Shoving the dog off my chest, I use the sleeve of my pajamas to wipe the beasts drool from my face. “How many times do I have to tell you,” I growl, “I can wash myself!”

    Lord Ruthie just looks at me, not impressed. Silently he turns and walks into the kitchen and sits by his bowl. The message is clear, if you don’t want me to eat you, then feed me.

    “You know, I can always trade you in for a cat.”

    Still not impressed, Ruthie yawns, sending more bad breath my way.

    “They have better hygiene, you know.”


    “Well, okay, but I’m getting you a toothbrush.”

    Word Count: 249

  5. The Sight

    "I’m telling you Flannigan, The air from the thing’s maw is hot and sour." O'Malley threw back another pint of ale just to ease the trembling in his hands.

    "Now would that be the creature in the woods beyond Summerdale or that wench you picked up at the tavern last night?" The old blind man had an uncanny knack for looking right at O'Malley when he was making a point.

    O'Malley silently moved to the left and threw a dart at the wall. "You know you're not nearly as clever as you think you are."

    Flannigan tracked him as soon as he opened his mouth. "You should talk O'Malley; you can't tell a lady bard from a lady with a beard when you are three sheets to the wind. Last night you were easily four.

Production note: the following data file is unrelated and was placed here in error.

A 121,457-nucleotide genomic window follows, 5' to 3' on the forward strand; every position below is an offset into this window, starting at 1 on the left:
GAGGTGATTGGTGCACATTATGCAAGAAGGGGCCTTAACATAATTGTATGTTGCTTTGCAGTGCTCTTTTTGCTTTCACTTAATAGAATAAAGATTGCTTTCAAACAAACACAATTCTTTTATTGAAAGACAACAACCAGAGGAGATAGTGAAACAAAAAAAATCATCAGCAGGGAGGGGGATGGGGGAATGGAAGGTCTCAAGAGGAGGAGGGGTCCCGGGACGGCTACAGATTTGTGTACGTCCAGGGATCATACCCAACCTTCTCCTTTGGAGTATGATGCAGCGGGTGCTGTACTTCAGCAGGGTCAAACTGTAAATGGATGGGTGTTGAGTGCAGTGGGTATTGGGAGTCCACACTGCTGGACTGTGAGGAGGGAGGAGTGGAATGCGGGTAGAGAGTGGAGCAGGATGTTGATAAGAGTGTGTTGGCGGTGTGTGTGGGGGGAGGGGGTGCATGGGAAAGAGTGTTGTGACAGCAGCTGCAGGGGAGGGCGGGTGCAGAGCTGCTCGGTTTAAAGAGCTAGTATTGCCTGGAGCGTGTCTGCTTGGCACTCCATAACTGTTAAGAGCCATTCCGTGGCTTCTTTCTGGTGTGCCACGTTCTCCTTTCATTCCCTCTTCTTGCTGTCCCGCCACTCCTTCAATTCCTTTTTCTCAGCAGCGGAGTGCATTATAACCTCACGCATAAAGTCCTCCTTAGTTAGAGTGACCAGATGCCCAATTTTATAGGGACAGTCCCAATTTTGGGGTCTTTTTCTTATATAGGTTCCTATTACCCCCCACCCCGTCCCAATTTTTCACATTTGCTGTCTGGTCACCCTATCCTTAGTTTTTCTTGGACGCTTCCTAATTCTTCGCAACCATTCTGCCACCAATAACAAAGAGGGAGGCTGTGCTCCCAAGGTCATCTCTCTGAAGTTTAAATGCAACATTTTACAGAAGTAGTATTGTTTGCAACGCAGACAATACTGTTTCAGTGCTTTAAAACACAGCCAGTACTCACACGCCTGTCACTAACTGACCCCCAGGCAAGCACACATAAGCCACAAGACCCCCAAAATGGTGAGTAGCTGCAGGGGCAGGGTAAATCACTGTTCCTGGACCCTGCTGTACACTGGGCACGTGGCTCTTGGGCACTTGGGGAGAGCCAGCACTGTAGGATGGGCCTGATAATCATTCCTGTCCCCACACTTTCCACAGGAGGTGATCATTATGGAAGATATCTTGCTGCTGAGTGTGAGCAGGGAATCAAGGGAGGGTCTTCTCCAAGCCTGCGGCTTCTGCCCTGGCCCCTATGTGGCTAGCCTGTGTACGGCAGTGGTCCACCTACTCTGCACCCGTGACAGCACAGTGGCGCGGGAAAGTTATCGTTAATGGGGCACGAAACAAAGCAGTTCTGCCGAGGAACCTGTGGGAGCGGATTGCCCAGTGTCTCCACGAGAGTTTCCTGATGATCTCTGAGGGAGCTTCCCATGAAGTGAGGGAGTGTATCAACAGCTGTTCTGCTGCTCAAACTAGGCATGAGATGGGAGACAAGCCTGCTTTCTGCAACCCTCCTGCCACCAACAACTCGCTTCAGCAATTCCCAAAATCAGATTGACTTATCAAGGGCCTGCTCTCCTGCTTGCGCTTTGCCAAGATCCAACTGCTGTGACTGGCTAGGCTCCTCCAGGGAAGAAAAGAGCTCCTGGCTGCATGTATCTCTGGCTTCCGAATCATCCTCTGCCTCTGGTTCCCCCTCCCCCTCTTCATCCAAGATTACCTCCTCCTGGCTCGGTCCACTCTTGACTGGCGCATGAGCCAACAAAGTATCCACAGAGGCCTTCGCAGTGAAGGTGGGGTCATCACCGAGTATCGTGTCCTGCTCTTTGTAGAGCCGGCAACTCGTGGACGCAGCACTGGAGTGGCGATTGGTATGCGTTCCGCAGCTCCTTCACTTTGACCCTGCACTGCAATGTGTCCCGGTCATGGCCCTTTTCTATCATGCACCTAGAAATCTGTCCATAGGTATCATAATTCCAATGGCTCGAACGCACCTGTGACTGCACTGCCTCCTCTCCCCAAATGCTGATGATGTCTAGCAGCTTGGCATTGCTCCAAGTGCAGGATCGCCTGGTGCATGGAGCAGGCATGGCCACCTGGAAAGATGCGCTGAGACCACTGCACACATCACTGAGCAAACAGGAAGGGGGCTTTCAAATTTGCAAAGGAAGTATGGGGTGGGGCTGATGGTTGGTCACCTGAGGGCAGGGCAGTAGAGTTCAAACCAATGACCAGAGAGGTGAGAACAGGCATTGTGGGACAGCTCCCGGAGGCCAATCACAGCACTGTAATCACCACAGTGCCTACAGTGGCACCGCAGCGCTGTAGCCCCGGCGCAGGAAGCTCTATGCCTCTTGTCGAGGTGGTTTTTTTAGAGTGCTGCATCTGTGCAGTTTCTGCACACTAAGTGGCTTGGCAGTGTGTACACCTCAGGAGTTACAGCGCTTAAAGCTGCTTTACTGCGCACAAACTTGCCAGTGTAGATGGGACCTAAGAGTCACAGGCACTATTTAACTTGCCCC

"Shows what you know, There ain't no fourth sail on any vessel round here. I guess folk overestimate your abilities" The second dart hit a bull's eye. A satisfied grin crept over O'Malley's face.

    Flanigan picked up the third dart knocking down O'Malley's bull's eye.

    "You don't need eyes to see boy. Must I spell it out for you O'Malley? The woman's name was Lupine, practically yelped when you offered her a silver necklace and she smelled like wet dog."

    "What are you trying to say?"

    Flannigan stared directly at O'Malley. "Your lady friend WAS the best from the woods beyond Summerdale and bright as you are, you're probably one now as well."

    248 Words

  6. Critique Group

    Jacob sat on an old crate, scribbling endlessly into a battered Big Chief tablet with a stub of pencil that had seen its better days awhile ago.

    The gang in the general store had long-since become accustomed to Jacob’s odd ways and mostly indulged him. His folks had passed from the influenza and so he’d not had much guidance.

    He cleared his throat, “Ya’ll feel up to listenin’ ta my latest story? I reckon as it might be good enough for one of them New York City fancy magazines this time.”

    There was a low groan before old Amos Teague spoke up, “Another of yer damned spook stories? Ya may as well, boy. Otherwise, yer jest gonna sit and sulk all day.”

    Jacob grinned. Teague might seem a rough sort, but he’d been the one encouraged the young man to reach for his dreams. If he meant to be a writer then write. Jacob did just that.

    He’d barely started to read when Teague’s bark of laughter halted him mid-sentence.

    “What was that last line, boy?”

    “Uhh…let’s see….here it is…’ The air from the thing’s maw is hot and sour.’”

    “Okay, boy. Even if this IS about some made-up critter, I gotta ask ya sumthin’. Do ya truly think it’s proper to go insultin’ this thing’s mama and discussin’ her bodily functions? That ain’t right, boy…ain’t right at all.”

    As others joined Amos’ protest, Jacob realized he really needed to find a better-educated class of folks to judge his work.

  7. forgot again...250 words @klingorengi